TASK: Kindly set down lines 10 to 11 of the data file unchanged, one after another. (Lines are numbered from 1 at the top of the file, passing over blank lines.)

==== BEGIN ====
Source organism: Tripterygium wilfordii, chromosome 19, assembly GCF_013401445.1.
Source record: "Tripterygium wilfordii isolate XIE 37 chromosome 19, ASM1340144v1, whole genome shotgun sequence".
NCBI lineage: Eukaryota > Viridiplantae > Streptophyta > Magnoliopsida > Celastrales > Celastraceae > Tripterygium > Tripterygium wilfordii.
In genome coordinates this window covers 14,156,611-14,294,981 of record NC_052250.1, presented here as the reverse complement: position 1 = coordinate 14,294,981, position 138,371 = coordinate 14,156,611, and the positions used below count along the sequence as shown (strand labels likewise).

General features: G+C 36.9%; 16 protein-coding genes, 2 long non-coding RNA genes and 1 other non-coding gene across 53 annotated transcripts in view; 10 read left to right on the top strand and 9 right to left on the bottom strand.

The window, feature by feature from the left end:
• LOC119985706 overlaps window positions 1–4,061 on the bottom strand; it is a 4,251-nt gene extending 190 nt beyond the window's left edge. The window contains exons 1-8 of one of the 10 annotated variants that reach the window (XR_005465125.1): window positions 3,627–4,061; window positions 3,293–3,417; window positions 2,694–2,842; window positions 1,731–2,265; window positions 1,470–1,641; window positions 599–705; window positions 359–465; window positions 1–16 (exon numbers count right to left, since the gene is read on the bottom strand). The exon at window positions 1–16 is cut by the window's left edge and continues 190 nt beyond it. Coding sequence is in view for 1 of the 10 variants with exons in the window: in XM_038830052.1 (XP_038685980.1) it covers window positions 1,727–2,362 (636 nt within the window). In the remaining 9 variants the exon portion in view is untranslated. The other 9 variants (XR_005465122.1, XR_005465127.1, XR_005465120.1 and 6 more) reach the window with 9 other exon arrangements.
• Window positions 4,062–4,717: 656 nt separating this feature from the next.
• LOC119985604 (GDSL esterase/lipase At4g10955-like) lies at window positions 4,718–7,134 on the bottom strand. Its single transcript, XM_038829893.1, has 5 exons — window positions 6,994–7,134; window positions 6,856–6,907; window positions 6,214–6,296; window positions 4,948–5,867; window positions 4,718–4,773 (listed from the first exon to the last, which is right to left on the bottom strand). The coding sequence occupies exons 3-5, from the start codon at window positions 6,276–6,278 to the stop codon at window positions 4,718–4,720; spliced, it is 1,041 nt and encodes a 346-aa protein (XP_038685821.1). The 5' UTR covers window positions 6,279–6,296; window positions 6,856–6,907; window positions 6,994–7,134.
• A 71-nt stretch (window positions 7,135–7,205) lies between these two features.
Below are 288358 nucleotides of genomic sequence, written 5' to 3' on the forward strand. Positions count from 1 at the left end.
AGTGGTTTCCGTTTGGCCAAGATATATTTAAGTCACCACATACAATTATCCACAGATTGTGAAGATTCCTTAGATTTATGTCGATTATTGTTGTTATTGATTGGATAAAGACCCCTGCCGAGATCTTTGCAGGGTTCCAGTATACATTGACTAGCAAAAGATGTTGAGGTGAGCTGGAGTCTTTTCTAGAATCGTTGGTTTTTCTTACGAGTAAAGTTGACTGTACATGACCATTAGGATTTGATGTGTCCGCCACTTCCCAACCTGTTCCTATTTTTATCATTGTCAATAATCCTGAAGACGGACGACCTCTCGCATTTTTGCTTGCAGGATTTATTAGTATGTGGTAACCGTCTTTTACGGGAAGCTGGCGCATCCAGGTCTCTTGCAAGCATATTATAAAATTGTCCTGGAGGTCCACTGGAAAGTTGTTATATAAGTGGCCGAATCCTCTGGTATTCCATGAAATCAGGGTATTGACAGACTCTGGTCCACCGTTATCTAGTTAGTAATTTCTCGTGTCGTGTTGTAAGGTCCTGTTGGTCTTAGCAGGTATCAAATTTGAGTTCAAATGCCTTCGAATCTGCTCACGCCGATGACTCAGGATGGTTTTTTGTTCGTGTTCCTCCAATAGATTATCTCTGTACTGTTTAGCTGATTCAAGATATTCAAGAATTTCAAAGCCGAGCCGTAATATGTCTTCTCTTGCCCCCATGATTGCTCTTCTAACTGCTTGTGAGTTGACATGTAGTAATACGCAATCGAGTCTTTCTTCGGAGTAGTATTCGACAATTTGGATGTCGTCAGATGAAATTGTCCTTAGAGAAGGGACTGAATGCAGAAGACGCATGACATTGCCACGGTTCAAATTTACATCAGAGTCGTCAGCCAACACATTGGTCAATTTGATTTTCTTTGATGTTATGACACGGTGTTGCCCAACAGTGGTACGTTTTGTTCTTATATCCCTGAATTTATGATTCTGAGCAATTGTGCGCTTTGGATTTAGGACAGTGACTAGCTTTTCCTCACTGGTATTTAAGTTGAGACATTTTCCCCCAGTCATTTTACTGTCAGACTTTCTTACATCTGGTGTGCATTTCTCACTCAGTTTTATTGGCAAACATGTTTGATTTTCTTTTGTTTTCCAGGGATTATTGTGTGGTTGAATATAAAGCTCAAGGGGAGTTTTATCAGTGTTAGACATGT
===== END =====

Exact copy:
• A 71-nt stretch (window positions 7,135–7,205) lies between these two features.
Below are 288358 nucleotides of genomic sequence, written 5' to 3' on the forward strand. Positions count from 1 at the left end.